MELBOURNE, Australia -- Top seed Lindsay Davenport survived a tough match and extreme heat to beat Russia's Maria Kirilenko 6-4, 4-6, 6-2 in the third round of the Australian Open on Friday.
Both players struggled with their serve in the first two sets, with Davenport snatching two breaks in the first and Kirilenko managing the same in the second to send the game
into a deciding third set.
"It was really an up-and-down performance by me," Davenport
said. "I felt like I was making a lot of errors but I felt like
I was doing well to control the points in the first set. Then
in the second set I really just kind of fell apart with making
way too many errors. She was doing a good job of keeping a lot
of balls in."
Temperatures on center court at Rod Laver Arena were as high as 104 degrees, but because they had already begun play it could not be halted or the roof closed.
Davenport will meet 14th-seeded Russian Svetlana Kuznetsova, the 2004 U.S. Open champion, in the fourth round.
Eighth seed Justine Henin-Hardenne also eased into the fourth round with an impressive 6-4, 6-1 win over France's Virginie Razzano.
The Belgian stumbled slightly in the first set when 25th seed Razzano broke her serve in the fourth game for a 3-1 lead.
But Henin-Hardenne, champion here in 2004, broke back immediately and then raced through the second set to close out the match in 82 minutes.
The tournament favorite will play unseeded Virginia Ruano Pascual of Spain in the fourth round.
The match was played with the roof of Melbourne Park's Vodafone Arena closed after organizers invoked the tournament's extreme heat rule when temperatures outside reached 104 degrees.
Meanwhile, Maria Sharapova unveiled a new weapon in her comprehensive 6-0, 6-1 third-round thrashing of Jelena Kostanic on Friday, hoping that it will help propel the fourth seed all the way to a first Australian Open title. Sharapova will next face Daniela Hantuchova, who beat the defending champion Serena Williams in straight sets.
The Russian teen already boasts a full repertoire of shots, including a devastating serve, but has added a surprise tactic.
Although she plays right-handed, Sharapova caught Croatia's Kostanic completely by surprise when she briefly switched to her left hand.
Sharapova later revealed that she is a natural left-hander but changed sides when she was 11 years old, although she sometimes practices left-handed.
"I write with my right hand, but I throw and I kick with my left hand and my left foot," she told reporters.
"When I was younger, I played a little bit more lefty. I actually was at a point [where] I didn't know if I was going to play lefty or righty or both hands. I do practice it once in a while just to kind of balance it off. If I feel comfortable enough to hit a lefty, I feel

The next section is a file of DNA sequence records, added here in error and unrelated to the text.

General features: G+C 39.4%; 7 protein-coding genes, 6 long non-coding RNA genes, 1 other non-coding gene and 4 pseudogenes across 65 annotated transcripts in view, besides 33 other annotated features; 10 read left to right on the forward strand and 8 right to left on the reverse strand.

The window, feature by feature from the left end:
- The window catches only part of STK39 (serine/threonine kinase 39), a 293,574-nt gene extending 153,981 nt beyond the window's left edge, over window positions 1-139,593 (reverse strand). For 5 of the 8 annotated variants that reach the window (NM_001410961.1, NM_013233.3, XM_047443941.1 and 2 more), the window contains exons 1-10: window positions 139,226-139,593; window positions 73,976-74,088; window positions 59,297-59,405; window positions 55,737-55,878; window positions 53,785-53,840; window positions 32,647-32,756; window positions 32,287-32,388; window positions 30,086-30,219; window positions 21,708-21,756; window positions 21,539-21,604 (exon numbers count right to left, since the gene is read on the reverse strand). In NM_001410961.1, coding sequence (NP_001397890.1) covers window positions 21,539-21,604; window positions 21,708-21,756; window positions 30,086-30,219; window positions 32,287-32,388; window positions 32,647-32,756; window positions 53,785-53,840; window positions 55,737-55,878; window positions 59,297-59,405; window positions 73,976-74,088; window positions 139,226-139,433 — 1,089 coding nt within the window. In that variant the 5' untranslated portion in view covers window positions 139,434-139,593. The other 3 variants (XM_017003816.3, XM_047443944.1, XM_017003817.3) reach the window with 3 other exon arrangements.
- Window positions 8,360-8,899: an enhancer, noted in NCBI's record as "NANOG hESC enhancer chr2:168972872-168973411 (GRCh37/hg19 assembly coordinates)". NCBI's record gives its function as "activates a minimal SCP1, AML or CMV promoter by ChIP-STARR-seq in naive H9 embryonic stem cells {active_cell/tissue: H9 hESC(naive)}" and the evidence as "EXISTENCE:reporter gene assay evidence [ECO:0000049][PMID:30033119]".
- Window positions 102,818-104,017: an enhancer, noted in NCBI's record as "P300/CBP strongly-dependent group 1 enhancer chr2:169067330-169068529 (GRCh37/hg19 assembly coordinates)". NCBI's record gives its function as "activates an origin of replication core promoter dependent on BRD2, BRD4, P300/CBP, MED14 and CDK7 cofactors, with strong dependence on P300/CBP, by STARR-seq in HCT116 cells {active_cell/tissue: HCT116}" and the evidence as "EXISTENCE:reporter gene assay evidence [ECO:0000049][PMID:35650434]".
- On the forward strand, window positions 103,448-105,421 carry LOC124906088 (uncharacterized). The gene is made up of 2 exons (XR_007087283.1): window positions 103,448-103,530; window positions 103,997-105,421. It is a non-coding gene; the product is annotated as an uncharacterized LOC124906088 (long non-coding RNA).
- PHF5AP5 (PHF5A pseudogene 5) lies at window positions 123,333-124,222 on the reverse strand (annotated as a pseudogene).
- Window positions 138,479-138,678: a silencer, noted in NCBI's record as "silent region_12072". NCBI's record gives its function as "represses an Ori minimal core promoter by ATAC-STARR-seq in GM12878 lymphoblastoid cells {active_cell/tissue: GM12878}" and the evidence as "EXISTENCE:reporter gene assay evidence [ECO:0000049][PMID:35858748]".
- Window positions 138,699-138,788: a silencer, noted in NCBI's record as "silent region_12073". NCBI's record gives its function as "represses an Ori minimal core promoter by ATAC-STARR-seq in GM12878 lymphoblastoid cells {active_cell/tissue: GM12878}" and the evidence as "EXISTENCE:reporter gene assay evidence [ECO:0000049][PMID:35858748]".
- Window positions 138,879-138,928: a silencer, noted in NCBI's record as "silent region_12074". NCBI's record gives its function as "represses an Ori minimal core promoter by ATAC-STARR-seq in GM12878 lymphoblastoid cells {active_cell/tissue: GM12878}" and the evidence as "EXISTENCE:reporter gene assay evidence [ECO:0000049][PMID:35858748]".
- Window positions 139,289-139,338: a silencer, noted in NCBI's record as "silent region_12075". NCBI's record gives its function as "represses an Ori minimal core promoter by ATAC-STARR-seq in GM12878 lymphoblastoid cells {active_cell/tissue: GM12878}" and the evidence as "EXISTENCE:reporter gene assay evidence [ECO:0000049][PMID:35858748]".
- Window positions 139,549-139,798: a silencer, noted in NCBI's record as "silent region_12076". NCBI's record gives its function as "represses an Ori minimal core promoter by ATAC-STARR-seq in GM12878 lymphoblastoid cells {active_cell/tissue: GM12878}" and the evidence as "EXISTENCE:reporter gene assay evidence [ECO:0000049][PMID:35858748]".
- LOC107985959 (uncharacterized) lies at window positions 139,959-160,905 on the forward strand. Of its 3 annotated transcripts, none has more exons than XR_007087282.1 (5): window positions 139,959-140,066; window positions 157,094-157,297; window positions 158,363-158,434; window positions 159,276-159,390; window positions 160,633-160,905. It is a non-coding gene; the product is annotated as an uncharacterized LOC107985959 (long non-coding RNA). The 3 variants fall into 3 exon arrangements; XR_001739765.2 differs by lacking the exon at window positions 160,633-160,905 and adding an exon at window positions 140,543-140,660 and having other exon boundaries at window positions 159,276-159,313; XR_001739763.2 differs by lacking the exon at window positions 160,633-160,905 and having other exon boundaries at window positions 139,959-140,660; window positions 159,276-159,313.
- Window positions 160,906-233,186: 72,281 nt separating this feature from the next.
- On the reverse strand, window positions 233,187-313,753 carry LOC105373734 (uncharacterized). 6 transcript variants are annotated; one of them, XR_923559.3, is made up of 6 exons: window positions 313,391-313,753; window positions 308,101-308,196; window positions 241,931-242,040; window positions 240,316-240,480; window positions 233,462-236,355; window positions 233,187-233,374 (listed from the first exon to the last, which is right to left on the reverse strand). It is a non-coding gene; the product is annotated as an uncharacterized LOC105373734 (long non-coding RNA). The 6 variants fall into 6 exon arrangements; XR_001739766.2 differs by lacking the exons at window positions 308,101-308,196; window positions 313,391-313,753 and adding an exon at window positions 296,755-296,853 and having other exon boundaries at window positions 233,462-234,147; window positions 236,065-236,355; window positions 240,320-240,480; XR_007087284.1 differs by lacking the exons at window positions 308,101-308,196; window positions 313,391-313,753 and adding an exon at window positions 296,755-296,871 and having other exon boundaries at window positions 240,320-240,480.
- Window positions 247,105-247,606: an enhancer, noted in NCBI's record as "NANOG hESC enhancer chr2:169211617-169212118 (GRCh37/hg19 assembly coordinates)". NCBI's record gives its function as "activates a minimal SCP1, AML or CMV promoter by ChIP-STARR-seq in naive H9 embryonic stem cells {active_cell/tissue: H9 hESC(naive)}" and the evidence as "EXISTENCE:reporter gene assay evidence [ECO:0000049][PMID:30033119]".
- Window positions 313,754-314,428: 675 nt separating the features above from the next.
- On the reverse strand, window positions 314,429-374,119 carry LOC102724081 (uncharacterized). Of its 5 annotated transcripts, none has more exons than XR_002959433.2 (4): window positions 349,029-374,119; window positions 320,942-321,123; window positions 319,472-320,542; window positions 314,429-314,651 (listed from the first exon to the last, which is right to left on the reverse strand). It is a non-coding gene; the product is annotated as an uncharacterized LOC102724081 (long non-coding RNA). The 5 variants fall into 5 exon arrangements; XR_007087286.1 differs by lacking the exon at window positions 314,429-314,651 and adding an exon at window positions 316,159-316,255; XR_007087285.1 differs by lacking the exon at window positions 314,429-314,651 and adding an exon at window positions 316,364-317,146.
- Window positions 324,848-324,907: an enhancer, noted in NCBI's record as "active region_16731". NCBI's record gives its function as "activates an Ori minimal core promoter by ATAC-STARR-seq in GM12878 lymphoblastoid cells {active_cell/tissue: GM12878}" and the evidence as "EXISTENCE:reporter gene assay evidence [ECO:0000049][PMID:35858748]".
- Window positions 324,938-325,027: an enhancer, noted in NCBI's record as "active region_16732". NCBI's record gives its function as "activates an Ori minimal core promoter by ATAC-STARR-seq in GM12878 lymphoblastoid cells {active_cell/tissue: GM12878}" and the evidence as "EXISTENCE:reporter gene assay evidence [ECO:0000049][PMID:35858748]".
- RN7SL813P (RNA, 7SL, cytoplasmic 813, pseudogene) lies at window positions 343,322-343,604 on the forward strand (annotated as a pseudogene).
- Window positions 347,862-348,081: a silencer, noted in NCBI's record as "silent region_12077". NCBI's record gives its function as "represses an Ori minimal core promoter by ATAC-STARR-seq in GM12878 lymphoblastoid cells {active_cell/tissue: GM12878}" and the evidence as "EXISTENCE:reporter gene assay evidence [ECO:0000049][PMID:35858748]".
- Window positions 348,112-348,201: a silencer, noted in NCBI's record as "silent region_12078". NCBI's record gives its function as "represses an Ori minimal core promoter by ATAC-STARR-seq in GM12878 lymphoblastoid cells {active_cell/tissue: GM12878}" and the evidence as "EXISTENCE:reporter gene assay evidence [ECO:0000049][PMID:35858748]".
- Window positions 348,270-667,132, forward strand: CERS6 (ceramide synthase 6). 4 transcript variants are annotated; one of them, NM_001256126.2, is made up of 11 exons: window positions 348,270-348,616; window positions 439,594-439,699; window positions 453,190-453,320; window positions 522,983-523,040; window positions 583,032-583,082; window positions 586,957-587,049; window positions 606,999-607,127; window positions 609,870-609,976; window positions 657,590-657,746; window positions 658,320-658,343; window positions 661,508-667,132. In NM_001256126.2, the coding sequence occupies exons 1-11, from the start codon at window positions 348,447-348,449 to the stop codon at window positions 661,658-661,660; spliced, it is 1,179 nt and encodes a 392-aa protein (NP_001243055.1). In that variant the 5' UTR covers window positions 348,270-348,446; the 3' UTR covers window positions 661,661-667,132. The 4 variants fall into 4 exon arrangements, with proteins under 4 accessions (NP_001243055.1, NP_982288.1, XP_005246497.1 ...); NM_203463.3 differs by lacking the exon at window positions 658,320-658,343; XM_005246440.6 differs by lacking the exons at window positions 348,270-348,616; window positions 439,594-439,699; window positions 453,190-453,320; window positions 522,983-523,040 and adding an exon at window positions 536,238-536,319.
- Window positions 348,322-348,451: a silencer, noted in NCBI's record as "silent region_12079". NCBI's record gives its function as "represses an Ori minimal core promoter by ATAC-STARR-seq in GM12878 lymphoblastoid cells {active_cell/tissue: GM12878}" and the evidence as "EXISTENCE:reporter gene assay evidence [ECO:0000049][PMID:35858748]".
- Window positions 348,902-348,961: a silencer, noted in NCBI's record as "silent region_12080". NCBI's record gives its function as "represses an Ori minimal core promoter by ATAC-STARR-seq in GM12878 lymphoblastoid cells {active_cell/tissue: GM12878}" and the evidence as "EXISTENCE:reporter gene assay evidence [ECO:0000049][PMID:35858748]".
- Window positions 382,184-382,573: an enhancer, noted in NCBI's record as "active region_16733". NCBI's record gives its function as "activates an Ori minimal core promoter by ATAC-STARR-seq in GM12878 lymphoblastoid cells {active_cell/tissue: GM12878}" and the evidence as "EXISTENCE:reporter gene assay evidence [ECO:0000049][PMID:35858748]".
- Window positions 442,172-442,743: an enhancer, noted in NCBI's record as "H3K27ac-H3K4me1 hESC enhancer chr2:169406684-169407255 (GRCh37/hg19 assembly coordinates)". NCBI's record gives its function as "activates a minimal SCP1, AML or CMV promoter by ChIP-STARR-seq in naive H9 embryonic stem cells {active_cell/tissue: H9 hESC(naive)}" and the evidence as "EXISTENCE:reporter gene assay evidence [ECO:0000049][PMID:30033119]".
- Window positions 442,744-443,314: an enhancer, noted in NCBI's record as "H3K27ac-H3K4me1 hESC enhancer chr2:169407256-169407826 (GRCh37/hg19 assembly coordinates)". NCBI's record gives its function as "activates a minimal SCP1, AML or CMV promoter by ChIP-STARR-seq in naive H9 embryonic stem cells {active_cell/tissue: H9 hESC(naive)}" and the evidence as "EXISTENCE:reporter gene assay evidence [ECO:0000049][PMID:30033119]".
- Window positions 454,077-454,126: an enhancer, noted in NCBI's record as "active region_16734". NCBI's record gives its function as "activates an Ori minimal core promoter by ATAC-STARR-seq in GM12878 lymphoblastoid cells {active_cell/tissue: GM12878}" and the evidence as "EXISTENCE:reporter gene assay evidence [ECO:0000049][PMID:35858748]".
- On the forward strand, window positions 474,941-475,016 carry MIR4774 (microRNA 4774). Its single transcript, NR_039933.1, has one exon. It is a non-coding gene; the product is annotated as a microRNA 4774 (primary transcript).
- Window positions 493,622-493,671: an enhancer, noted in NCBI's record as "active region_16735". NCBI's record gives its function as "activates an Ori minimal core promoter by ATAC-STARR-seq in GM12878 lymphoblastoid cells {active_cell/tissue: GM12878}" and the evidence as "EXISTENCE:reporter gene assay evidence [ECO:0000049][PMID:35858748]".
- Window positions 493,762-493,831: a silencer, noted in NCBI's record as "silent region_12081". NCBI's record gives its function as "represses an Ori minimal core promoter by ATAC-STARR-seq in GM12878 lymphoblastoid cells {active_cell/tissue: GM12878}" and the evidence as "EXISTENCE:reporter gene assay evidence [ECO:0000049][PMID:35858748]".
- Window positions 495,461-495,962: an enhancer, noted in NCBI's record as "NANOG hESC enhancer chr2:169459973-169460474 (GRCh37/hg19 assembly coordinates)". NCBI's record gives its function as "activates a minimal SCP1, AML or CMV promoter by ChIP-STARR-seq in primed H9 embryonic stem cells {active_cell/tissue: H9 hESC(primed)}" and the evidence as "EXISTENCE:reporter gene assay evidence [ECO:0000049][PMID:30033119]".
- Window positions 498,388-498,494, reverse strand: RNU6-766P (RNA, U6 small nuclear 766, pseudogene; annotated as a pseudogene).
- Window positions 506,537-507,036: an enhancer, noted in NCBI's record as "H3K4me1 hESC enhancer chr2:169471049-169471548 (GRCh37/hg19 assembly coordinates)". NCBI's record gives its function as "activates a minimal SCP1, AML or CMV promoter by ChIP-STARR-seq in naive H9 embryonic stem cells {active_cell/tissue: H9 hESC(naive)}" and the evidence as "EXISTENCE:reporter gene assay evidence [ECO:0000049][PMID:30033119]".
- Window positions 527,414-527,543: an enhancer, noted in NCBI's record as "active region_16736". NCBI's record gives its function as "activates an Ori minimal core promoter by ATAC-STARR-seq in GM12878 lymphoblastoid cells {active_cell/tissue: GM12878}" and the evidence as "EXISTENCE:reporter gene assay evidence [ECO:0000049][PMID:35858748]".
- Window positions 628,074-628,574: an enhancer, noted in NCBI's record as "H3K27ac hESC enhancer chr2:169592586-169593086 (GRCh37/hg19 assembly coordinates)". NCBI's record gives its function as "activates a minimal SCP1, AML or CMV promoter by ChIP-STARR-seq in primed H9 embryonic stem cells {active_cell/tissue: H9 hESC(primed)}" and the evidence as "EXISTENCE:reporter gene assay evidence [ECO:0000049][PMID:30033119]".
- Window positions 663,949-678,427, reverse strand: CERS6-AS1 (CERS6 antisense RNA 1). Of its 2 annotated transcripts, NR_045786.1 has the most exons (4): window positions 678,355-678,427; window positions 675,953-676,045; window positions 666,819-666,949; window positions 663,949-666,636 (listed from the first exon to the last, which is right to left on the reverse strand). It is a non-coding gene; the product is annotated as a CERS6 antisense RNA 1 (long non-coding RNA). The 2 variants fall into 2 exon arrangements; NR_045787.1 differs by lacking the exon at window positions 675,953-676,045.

like I'm in the right position to do it, I'm confident that I can make it," she said.
Sharapova, the fourth seed, had few problems beating Kostanic, a former Australian Open junior champion, to book her place in the fourth round and a possible clash against defending champion Serena Williams.
In other matches, Kuznetsova crushed Italian Mara Santangelo 6-3, 6-1 to storm into the fourth round and sixth seed Nadia Petrova cruised into the fourth round with a 6-1, 6-2 thrashing of feisty Italian Maria Elena Camerin.
Kostanic won just 14 points in the opening set, and while she managed to avoid the dreaded "double bagel" (6-0, 6-0) by holding her opening service game in the second set, Sharapova reeled off the next five games to complete a comfortable victory.
"I wouldn't say that was really easy," Sharapova said. "Mentally it was pretty tough when you know you've got a very patient opponent and you know that it's really hot out
Sharapova maintained peak intensity throughout the 68-minute win over Kostanic in bright, warm conditions at Rod Laver Arena, lifting the pitch of her shrieks as she sprinted for every ball.
One extra loud screech brought laughter from the crowd.
"When I do that, it means I'm not going to miss the ball," Sharapova explained.
Kostanic screamed in frustration after missing two chances to break in the fifth game of the second set -- her only opportunities against Sharapova's serve.
Sharapova, who lost to the eventual champion in all four majors in 2005, came into the season's first Grand Slam event after two months on the sidelines with a sore shoulder.
The problem was diagnosed as a dislocated rib and the 18-year-old Russian star was told she would not damage it any more by playing.
She said she needs hard, hot matches to get her into condition for the second week.
"It was the first day that it's been really hot like this," Sharapova said. "It's good to get through these kind of matches and I'm looking forward to the next one."
The temperature reached 88 degrees during the match and it was supposed to get hotter at Melbourne Park.
Former U.S. Open champion Kuznetsova blasted 10 aces past her opponent to become the fourth Russian into the last 16 at Melbourne Park this year, with two more still to play their third-round matches.
The 14th seed won the U.S. Open at the end of 2004 but tumbled down the rankings last year, failing to win a single tournament while falling in the first round of the defense of her New York title.
However, the signs are good that she is regaining her form and confidence this year. She was unbeaten at the Hopman Cup and reached the semifinals of last week's Sydney International.
Petrova wrapped up a comfortable victory in 72 minutes to advance to the fourth round against fellow Russian Elena Vesnina, who beat Ukraine's Olga Savchuk 5-7, 6-2, 6-4.
Camerin had saved six match points in her second-round win over Ekaterina Bychkova but was completely overwhelmed by Petrova.
The 23-year-old from Moscow has slipped through the draw largely unnoticed but is yet to drop a set and has lost only 11 games.
Information from The Associated Press, SportsTicker and Reuters was used in this report.